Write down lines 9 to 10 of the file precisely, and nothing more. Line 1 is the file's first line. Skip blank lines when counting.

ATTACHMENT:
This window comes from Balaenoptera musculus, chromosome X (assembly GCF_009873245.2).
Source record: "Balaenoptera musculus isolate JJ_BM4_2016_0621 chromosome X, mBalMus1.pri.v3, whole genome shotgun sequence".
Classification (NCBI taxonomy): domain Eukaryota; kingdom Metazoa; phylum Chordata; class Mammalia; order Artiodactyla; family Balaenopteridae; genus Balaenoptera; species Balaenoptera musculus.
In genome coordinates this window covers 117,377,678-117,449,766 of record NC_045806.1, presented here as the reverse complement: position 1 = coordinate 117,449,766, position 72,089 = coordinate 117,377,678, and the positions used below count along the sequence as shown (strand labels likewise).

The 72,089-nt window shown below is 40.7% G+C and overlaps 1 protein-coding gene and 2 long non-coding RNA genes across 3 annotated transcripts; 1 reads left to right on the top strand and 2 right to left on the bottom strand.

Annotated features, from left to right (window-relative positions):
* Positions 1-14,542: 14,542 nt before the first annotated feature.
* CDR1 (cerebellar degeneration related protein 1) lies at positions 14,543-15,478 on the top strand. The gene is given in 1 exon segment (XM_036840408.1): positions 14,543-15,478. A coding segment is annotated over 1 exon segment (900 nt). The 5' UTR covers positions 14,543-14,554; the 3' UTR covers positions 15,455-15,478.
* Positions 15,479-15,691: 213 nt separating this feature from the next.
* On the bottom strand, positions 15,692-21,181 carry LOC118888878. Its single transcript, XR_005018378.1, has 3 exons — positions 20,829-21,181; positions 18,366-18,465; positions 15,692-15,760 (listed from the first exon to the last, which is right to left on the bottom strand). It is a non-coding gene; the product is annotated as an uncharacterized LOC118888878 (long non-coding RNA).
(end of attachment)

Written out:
* Positions 15,479-15,691: 213 nt separating this feature from the next.
* On the bottom strand, positions 15,692-21,181 carry LOC118888878. Its single transcript, XR_005018378.1, has 3 exons — positions 20,829-21,181; positions 18,366-18,465; positions 15,692-15,760 (listed from the first exon to the last, which is right to left on the bottom strand). It is a non-coding gene; the product is annotated as an uncharacterized LOC118888878 (long non-coding RNA).